2. Second, some earlier historians seem to have conflated the number of people killed with the number of people persecuted by the Inquisition. In other words, when they spoke of “victims of the Inquisition” they did not specify between those who were executed and those who were merely imprisoned or forced to flee because of the erupting persecution. Obviously, depending on how one defines a victim, the number of victims could vary widely. Perhaps only tens of thousands were executed, but hundreds of thousands were victimized in some way.
David Plaisted (a professor of computer science at UNC) notes that possibility in his paper titled, “Estimates of the Number Killed by the Papacy in the Middle Ages and Later” (http://www.cs.unc.edu/~plaisted/estimates.doc). He thinks the number of executions during the Spanish Inquisition could be quite a bit higher than just a few thousand. However, he acknowledges that the very large numbers (given by some earlier historians) might include everyone who was put on trial, and not just those who were killed. Also, some of the largest estimates likely include non-Protestants (such as Jewish and Muslim populations) who were expelled from Spain as a result of the persecution. If so, it helps explain where those very large estimates originated.
3. Third, confusion also stems from the conflation of the Inquisition with other events in European history. In the narrow sense, the term “Inquisition” refers to official trials conducted by Roman Catholic authorities in places like Spain and Portugal. When the question is limited to just those Inquisitions, the number of Protestants executed is likely in the thousands or tens of thousands.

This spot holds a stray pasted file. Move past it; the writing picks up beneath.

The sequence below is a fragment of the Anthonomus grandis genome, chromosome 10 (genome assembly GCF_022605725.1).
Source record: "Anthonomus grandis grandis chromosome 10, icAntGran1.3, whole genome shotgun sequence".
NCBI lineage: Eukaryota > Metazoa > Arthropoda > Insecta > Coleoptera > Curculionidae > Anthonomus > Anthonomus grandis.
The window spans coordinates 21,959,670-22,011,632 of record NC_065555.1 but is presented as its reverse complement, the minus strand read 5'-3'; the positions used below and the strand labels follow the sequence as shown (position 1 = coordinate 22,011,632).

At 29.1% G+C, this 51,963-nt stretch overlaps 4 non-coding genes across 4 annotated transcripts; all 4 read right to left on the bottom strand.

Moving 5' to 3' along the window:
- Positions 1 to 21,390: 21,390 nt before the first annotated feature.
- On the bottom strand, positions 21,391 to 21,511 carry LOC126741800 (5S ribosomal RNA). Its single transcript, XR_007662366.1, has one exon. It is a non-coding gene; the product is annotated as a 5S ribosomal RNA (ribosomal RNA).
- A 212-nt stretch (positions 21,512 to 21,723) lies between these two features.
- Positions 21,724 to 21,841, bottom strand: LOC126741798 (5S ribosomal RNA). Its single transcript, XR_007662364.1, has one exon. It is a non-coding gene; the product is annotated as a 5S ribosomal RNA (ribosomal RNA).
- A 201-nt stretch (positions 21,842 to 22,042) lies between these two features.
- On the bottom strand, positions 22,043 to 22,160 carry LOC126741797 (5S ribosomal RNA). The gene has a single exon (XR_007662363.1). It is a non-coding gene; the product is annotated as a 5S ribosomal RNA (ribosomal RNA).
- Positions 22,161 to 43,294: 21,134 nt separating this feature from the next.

However, if the term is used in a broad sense—to represent all Roman Catholic activity against non-Catholics—then the numbers rise dramatically. If the historian includes forms of torture and killing that did not involve a formal trial, along with religious wars and other forms of Catholic violence enacted against Protestants and other non-Catholics (in areas outside of Spain and Portugal), then one can easily speak in terms of millions of people who were killed.
David Plaisted acknowledges that reality in his study: namely, that the really big estimates of Protestants killed by the papacy throughout European history necessarily include those who died in religious conflicts like the Thirty Years War.
So … how many Protestants were killed during the Inquisition?
Well, that depends on how you are using the word “Inquisition.” And even then, the reality is that no one knows for sure.
However, if we are simply talking about official executions during the Spanish Inquisition, most contemporary experts would place the total number of executions between 3,000 and 10,000, with perhaps an additional 100,000 to 125,000 dying in prison as a result of torture and maltreatment. The Inquisition in neighboring Portugal resulted in even fewer such deaths (cf. Joseph Pérez, The Spanish Inquisition [Profile Books, 2006], 173; R. J. Rummel, Death by Government [Transaction Publishers, 2009], 62).